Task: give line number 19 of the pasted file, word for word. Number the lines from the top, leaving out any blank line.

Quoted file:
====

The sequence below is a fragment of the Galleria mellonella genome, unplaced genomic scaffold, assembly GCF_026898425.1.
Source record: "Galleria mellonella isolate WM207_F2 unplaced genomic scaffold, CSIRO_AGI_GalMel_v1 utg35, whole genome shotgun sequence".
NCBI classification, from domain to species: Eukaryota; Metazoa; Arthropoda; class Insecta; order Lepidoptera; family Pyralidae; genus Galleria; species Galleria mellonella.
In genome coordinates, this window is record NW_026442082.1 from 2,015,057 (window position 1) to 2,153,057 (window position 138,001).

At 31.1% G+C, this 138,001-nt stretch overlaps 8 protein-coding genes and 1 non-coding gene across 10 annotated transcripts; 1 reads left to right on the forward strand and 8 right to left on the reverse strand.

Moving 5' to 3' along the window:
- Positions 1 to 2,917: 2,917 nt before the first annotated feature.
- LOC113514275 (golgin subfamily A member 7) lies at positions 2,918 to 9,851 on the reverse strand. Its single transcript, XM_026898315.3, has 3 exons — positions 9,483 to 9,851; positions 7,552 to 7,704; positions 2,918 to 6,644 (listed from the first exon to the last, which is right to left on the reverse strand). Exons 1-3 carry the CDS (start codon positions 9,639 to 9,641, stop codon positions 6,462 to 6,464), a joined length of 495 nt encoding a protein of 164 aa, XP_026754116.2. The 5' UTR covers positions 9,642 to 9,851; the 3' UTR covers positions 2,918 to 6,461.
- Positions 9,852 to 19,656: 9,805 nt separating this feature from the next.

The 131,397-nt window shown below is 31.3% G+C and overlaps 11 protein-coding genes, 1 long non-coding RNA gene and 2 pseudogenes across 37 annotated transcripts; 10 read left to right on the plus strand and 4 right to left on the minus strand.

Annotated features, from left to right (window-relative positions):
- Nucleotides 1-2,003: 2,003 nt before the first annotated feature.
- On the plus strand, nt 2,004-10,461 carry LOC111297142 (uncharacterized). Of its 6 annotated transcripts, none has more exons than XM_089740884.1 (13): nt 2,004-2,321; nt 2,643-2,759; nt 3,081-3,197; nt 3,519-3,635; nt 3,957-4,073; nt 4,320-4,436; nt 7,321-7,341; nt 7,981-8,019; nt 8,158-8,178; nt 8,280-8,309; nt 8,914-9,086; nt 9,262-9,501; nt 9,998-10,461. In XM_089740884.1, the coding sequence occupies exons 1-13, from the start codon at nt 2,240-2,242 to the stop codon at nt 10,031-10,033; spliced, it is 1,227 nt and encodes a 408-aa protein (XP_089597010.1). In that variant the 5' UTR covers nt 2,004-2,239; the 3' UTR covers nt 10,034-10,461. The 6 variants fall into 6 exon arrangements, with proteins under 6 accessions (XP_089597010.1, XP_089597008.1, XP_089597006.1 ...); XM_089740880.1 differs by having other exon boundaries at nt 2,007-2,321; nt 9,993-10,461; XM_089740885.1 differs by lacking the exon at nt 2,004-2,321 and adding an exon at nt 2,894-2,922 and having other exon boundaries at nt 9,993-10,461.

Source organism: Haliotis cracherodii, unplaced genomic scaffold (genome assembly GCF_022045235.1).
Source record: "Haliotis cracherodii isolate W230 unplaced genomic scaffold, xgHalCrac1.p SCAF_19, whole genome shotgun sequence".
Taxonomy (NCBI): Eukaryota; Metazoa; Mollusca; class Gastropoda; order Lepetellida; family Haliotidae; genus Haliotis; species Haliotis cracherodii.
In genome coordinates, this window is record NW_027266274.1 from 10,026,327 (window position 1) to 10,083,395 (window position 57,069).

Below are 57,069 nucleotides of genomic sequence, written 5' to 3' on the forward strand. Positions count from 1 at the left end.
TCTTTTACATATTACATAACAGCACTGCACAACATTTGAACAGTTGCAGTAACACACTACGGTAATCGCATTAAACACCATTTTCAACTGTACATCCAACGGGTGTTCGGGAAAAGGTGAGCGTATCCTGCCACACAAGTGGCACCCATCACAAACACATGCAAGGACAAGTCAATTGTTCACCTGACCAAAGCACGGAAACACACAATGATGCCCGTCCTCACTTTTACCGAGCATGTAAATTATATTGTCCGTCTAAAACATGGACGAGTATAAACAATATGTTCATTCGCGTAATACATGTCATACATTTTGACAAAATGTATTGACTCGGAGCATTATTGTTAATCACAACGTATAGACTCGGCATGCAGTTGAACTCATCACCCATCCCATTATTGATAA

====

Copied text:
TCTTTTACATATTACATAACAGCACTGCACAACATTTGAACAGTTGCAGTAACACACTACGGTAATCGCATTAAACACCATTTTCAACTGTACATCCAACGGGTGTTCGGGAAAAGGTGAGCGTATCCTGCCACACAAGTGGCACCCATCACAAACACATGCAAGGACAAGTCAATTGTTCACCTGACCAAAGCACGGAAACACACAATGATGCCCGTCCTCACTTTTACCGAGCATGTAAATTATATTGTCCGTCTAAAACATGGACGAGTATAAACAATATGTTCATTCGCGTAATACATGTCATACATTTTGACAAAATGTATTGACTCGGAGCATTATTGTTAATCACAACGTATAGACTCGGCATGCAGTTGAACTCATCACCCATCCCATTATTGATAA